On Wednesday, Google is unveiling its foray into the world of e-fashion and online shopping, which has a working title of Boutiques.com. Google isn’t saying a whole lot about the project since they plan to unveil it with a splashy fashion party on Wednesday, clearly demonstrating that if they know anything about this industry, it’s that nothing is too small for a party in a photo studio with free champers! But their plans are pretty clear anyway: Boutiques.com will allow users to compile fashion items they like into personalized boutiques, which folks can click through to purchase from an online retailer. Google is said to have recruited Sarah Jessica Parker to make one of these boutiques, which is a great opportunity for her to plug the label she’s president of, Halston Heritage. Katie Holmes has reportedly also been wooed by Google, which is said to have invited Oscar de la Renta, Tory Burch, Cynthia Rowley, Marchesa, Isaac Mizrahi, Tracy Reese, and Erin Fetherston to set up little Google shops of their own.
It’s easy to see why brands and the general public would get off on something like this. Designers and celebrities can shill their goods while people can see what designers and celebrities are shilling, while maybe networking with their friends or other people with taste they like. The social-networking potential appeals to fashion companies, as do tie-ins with YouTube and Google’s other assets. But will it be a huge hit? The thing that makes us go, “Polyvore what?” One fashion executive thinks Google’s Boutiques will be much more successful than anything eBay’s attempted to do over the years with fashion, at least.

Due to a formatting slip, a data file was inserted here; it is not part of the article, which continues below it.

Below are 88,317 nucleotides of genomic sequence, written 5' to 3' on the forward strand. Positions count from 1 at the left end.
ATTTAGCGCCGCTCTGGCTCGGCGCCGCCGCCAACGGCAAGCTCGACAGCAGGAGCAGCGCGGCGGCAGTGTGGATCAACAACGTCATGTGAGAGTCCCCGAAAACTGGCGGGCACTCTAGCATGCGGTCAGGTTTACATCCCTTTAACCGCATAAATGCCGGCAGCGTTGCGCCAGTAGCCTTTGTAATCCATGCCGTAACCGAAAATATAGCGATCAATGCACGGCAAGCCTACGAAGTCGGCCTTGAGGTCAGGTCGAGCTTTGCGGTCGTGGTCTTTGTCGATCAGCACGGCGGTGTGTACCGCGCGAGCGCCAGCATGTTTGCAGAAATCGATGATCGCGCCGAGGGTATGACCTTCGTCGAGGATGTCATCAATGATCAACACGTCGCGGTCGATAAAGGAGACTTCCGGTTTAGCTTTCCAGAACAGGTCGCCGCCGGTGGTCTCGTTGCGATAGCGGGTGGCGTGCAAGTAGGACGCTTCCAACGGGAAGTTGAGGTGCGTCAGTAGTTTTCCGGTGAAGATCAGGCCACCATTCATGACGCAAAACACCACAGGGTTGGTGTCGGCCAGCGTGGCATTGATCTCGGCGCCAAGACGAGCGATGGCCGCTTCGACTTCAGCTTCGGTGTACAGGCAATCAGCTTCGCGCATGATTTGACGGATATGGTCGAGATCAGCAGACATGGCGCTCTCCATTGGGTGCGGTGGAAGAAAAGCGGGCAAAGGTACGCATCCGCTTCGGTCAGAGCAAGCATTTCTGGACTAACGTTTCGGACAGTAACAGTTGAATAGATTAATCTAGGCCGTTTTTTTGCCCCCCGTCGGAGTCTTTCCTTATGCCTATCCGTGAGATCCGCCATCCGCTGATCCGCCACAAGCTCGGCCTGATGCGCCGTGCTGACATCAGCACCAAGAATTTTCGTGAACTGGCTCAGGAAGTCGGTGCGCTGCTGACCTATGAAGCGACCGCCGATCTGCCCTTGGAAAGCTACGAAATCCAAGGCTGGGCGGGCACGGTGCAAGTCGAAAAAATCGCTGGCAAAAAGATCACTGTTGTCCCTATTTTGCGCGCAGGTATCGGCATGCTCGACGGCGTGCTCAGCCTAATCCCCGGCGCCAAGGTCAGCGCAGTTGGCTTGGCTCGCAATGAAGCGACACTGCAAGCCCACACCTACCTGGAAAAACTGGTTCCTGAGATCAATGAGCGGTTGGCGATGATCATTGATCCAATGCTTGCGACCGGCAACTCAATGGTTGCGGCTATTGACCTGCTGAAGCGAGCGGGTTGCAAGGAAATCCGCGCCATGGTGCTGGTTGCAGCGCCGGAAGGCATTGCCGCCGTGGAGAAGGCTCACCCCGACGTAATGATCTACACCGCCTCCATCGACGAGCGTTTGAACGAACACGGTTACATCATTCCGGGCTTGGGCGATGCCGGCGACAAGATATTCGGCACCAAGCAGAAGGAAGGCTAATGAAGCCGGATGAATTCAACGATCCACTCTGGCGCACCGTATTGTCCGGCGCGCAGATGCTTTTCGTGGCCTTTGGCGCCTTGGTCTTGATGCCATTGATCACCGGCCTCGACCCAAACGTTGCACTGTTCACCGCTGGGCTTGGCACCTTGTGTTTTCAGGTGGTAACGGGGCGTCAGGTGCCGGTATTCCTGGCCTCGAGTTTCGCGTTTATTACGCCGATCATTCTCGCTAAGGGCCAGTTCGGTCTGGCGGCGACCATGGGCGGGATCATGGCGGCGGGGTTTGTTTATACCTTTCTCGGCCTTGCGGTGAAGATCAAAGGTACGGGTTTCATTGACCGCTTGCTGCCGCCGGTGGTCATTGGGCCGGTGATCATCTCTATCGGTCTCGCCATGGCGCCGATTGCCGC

“It’s Google. Isn’t that a lot sexier than eBay? It’s true that eBay has been exploring this area and tried some different vehicles through exclusive relationships. Google owns the world — it owns YouTube, Gmail, and it’s a different platform than eBay.”
The concept of curated, networkable online boutiques isn’t new. After all, some product-focused blogs like Bag Snob essentially function as these, just in a different format. Revolveclothing.com relaunched just last week with a new design and a new “My Revolve” component that allows users to curate boutiques of items available for sale on the site and receive commission in store credit from any purchases made directly from their boutiques. However, so far on the site, and bear in mind this JUST launched days ago, Über-popular Fashion Toast blogger Rumi Neely has only 44 followers, while the site has about half a million customers. So will these curated boutiques prove to be the wave of fashion’s online future? Anything is more intriguing at this point than another fashion film of a model wiggling on a ripped bed sheet.